This reach of the Ouachita River in Arkansas begins at the US Highway 167 boat ramp in Calion and ends 22.5 miles downriver at the Moro Bay State Park boat ramp at the Moro Creek confluence. Along the way the Ouachita flows through a marshy, undeveloped area of dense vegetation, but less than half way through this run you have a choice - continue straight ahead on a shorter course that passes through a lock system or take the cut to the left that follows the natural river channel leading to a mandatory portage around a small dam at about 11.7 miles, which has boat ramps above and below the dam on river left. These are the only man-made structures (other than a few lake house near the confluence) that you will see on this run until you reach the boat ramp at Moro Bay State Park on Moro Creek where the two streams meet.
Like most of the Ouachita River, this reach is primarily native vegetation and a lot of flatwater that is easy enough for almost any paddler regardless of skill level. There are boat ramps along the river at 11.4, 11.7, 11.8 and 12.4 miles, as well as at each end of the run. The elevation on this reach is near sea level, starting at 80 feet msl and ending at about 68 feet msl on a gradient of less than one half foot per mile, which means the river will not give much assistance in getting down it. Nearing Moro Bay State Park a few lake houses line the banks, but for the most part this reach of the river is wild and scenic on a slow-moving current. Wildlife is usually abundant, especially since this area is just west of the Felsenthal National Wildlife Refuge, which straddles the Louisiana border.
Southcentral Arkansas, starting along the Calhoun - Ouachita County Line and ending along the Calhoun - Bradley County Line at Moro Bay State Park, southeast of Calion and just west of the Felsenthal National Wildlife Refuge. Little Rock is less than two hours away to the north on IH 30.
Little Rock 108 miles; Texarkana 110 miles; Fort Smith 230 miles; Oklahoma City 400 miles; Kansas City 540 miles; St. Louis 506 miles; Dallas 290 miles; Austin 420 miles; San Antonio 500 miles; Houston 350 miles; Albuquerque 900 miles; Phoenix 1,330 miles; Denver 1,070 miles; Grand Junction 1,314 miles; Salt Lake City 1,595 miles (all distances are approximate and depend upon starting point, destination point at the river and route taken.)
Water quality in this reach of the Ouachita River is generally very good due to a freshwater inflow and very little residential, commercial, agricultural or industrial pollution anywhere near its watershed. The current will almost always be very slow and meandering due to a very shallow gradient of 1 foot per mile or less, the only exception being after a torrential rain event that floods the watershed.
This reach of the Ouachita River is generally navigable almost any time of the year, even during periods of drought, due to its shallow gradient and its close proximity to other streams that feed water into the Ouachita.
There are few hazards to navigation on this reach of the Ouachita River, though care must be taken around the low head dam on the natural channel to the east of the man-made lock channel about 10 miles below Calion.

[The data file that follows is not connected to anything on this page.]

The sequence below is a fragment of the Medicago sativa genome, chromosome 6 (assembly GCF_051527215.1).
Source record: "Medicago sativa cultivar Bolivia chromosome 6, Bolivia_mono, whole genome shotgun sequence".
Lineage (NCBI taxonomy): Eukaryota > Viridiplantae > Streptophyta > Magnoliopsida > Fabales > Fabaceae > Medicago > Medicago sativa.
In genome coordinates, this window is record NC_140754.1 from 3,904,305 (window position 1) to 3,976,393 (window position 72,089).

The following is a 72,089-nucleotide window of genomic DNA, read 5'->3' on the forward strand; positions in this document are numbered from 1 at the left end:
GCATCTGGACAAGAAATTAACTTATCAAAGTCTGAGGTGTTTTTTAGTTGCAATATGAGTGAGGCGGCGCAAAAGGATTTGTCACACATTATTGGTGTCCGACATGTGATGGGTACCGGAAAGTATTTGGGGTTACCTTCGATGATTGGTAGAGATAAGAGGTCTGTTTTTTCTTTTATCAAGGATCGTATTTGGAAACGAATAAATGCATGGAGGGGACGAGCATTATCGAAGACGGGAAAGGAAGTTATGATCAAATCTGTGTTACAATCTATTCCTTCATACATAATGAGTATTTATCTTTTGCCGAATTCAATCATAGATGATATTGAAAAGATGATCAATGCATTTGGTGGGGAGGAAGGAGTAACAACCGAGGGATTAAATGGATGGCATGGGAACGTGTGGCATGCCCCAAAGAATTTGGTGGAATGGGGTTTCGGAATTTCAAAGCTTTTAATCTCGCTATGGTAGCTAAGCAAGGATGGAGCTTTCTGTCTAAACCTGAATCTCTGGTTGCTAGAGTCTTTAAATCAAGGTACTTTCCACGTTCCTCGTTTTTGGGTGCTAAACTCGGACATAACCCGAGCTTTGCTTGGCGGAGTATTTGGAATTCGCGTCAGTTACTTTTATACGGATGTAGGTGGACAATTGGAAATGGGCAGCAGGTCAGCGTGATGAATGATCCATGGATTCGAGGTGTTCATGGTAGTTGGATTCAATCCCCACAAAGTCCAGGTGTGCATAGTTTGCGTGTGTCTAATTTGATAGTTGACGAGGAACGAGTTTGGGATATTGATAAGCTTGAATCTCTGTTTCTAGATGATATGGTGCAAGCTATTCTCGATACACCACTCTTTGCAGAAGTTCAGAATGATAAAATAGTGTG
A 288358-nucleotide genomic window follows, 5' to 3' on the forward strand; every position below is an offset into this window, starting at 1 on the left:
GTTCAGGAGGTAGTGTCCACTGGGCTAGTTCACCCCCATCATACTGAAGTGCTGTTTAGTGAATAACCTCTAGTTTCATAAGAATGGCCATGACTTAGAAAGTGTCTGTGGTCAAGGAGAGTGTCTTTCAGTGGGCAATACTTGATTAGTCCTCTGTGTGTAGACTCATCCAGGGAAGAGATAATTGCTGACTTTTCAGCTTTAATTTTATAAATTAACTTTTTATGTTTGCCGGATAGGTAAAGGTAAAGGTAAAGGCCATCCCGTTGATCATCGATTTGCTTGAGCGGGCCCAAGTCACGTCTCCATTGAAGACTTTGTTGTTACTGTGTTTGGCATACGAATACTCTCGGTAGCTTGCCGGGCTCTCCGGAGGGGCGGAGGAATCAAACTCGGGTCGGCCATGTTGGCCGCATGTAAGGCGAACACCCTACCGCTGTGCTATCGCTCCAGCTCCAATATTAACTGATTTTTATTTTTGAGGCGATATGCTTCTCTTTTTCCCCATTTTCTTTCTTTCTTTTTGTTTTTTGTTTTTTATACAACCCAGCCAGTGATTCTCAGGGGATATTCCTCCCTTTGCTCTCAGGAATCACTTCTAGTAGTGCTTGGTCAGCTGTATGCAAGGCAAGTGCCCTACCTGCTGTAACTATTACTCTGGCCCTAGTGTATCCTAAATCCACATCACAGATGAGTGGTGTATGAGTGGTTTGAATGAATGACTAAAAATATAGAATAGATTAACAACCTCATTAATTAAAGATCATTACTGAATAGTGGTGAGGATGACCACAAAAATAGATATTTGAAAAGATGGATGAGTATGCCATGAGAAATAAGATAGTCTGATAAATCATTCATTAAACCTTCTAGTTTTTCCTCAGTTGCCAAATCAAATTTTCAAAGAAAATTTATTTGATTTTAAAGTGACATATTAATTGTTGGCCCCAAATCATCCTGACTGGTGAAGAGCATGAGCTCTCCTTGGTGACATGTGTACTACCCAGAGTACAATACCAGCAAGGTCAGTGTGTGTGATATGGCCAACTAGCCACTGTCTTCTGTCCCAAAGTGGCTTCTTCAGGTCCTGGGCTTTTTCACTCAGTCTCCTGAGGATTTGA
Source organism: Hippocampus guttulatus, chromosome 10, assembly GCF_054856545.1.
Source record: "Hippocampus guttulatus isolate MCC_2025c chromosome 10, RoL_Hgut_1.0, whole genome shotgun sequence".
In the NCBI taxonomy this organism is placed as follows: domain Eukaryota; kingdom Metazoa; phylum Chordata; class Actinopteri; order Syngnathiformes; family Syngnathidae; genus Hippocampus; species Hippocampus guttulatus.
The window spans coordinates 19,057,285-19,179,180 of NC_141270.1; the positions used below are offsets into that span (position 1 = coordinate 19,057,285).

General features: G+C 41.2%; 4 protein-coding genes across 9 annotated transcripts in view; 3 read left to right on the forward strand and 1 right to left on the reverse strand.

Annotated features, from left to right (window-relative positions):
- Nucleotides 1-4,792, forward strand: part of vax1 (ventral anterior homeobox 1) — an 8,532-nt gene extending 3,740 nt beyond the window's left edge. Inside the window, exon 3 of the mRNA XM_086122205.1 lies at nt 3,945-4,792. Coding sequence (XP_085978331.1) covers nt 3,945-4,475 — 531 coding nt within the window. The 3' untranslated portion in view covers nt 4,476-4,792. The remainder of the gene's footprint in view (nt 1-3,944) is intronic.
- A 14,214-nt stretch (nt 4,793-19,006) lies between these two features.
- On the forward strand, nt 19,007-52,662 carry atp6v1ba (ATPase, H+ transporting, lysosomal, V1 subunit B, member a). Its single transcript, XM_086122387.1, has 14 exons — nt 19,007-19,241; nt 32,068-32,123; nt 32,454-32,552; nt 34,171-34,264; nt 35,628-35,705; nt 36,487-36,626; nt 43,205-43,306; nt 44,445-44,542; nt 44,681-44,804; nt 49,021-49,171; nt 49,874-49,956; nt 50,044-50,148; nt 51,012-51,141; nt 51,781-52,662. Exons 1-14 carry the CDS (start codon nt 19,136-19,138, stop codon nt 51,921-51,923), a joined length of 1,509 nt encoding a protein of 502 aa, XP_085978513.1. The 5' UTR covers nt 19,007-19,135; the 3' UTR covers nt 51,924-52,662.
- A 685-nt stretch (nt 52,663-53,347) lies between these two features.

US Highway 167 boat ramp (N 33° 20' 42.51" / W 092° 31' 59.22") at Calion on river right at 0.0 miles; CR 131 boat ramp # 1 (N 33° 18' 04.99" / W 092° 27' 39.88") on river left at about 11.4 miles (above the dam on the lock bypass channel); CR 131 boat ramp # 2 (N 33° 17' 53.82" / W 092° 27' 59.92") on river left at about 11.8 miles (below the dam on the lock bypass channel); New Lock 8 Road boat ramp (N 33° 17' 38.48" / W 092° 28' 26.87") on river right where the natural channel intersects the lock channel at about 12.4 miles; Moro Bay State Park boat ramp (N 33° 17' 57.52" / W 092° 20' 59.11") on river left at the confluence of Moro Creek at about 22.5 miles. There may be other access points along this reach of the ouachita River, but some of them are on private property where obtaining permission is necessary.
There are no campgrounds or other accommodations along this reach of the river except in Calion and at Moro Bay State Park. Primitive campsites along the river are few and far between. This reach is much better suited for long day trips than for overnight adventures.
There are no known outfitters offering boat rentals, shuttles and other services along this reach of the Ouachita River.
Between Calion and Moro Bay State Park the Ouachita River is about as remote as it gets in Arkansas. The surrounding area is densely vegetated, swampy marshland in southcentral Arkansas just west of the Felsenthal National Wildlife Refuge where wildlife probably greatly outnumbers human habitation. This slow moving part of the river looks about the same as most of the river below Arkadelphia, but its gradient is shallower and the water does not help you very much in getting downstream. Signs of civilization are few and this reach is ideal for those looking to escape the noise and congestion of city life. A camera is mandatory equipment for this part of the Ouachita River. Come prepared for a long, slow day of paddling where you will likely not see another soul during your trip.